Aussie to rise in foreign exchange market after poll win
The expectation on the Australian rate cut in the coming months has fueled the upbeat mood of many investors especially after the ‘miraculous’ win of Scott Morrison’s party. The election outcome has consequently weighed on the currency performance. The Liberal National Coalition party, which the incumbent prime minister belongs to, is seen as a more friendly party by investors.
The modest economic numbers and escalating jobless rates have also played a part in creating speculation that the Australian Central Bank will reduce interest rates soon enough- as soon as July.
Along with other forces, the Australian dollar has seen a bouncing back from a four-month trough. The last time the Aussie had performed, it was up 0.9% at $0.6926 and been quoted at $0.6990. However, the quoted numbers were supposedly a miss-hit and dealers placed the actual transaction peak at $0.6938.
U.S-China trade wars
The escalating trade-war between China and the United States has seen the dollar perform comparatively well and extend its gains from the previous week.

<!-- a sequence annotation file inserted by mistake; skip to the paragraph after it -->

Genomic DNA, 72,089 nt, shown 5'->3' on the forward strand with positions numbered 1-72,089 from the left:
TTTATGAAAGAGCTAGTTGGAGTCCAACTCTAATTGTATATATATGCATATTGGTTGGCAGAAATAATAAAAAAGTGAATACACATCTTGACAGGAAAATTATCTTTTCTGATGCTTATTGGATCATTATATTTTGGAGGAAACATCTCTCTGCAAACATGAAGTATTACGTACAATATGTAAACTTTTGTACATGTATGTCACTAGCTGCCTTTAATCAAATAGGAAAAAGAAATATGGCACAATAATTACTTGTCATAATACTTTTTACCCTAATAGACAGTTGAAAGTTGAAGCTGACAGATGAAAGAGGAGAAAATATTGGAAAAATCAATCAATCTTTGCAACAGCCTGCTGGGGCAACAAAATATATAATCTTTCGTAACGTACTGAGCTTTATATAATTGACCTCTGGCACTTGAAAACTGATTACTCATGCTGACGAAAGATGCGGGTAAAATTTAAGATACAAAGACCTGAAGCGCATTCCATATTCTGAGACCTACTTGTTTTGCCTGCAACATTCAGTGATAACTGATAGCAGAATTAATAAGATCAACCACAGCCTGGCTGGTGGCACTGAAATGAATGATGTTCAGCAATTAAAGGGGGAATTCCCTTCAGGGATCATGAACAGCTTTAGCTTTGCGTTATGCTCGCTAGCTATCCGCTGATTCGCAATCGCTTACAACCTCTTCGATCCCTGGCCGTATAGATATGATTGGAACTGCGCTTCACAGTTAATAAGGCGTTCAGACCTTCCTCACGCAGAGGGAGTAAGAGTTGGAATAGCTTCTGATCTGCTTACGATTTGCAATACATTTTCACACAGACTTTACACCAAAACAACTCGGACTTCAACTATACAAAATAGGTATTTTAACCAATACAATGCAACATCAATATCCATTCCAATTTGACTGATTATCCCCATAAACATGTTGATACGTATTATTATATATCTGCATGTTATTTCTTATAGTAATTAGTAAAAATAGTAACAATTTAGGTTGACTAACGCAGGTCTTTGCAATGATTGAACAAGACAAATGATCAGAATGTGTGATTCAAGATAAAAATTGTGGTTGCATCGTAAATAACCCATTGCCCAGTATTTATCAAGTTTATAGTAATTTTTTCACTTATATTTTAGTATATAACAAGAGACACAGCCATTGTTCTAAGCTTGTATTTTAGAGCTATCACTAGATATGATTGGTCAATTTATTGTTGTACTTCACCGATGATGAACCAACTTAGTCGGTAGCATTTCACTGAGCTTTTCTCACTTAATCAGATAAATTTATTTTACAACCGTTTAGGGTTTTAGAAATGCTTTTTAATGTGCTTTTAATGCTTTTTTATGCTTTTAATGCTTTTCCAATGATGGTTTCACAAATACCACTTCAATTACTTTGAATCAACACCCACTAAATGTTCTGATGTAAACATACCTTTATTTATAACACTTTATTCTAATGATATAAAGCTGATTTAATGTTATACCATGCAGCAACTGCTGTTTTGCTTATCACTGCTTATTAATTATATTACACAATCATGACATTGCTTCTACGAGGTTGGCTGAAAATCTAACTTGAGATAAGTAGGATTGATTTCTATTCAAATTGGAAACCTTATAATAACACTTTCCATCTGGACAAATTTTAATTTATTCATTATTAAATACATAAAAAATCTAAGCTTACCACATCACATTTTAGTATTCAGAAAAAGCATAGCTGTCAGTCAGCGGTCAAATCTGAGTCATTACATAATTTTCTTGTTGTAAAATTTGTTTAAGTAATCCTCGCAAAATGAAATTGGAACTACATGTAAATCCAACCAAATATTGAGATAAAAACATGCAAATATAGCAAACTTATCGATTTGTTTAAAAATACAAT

The culmination of the trade war on Monday was something of a concern, but the greenback managed to hold firm despite the troubles. However, the strength of the US dollar may be tenuous, according to positioning data.
Investors have had to be more cautious by trimming some of their stakes in the U.S dollar against both emerging and developed rival markets. Previously, the dollar had shown much strength against rival currencies by steadying at a two week high at 98.
After last week’s ruling, U.S tech companies said they would stop supplying their tech components to Huawei-the Chinese tech giant.
The Chinese Yuan has steadied after last week’s drop but may have to contend with new pressures in the form of dividend payments on their stocks listed in the U.S. according to Bloomberg; it is estimated that Chinese companies will have to pay a staggering $18.8 billion in dividends by the end of August this year.
The Japanese GDP growth in the first quarter has had a cascading growth effect on the dollar, which has now risen, ironically, to a slight extent against the Yen. The growth figures were better than expected, and this encouraged risk appetite.
The Sterling struggles to recover
In Europe’s foreign exchange market, the sterling pound is facing a hard battle of climbing from its slump after new fears emerge of a ‘hard-Brexit.’ The concerns are fueled by the lingering threat that Teresa May will be ditched for a high profile brexiteer.
However, the pound still recouped some losses from last week- after its worst drop in six months- posting a 0.2% high at $1.2736 and 0.1% stronger than the euro.
With a new Brexit offer promised by Teresa May, the speculation on the sterling pound continues to rumble on.
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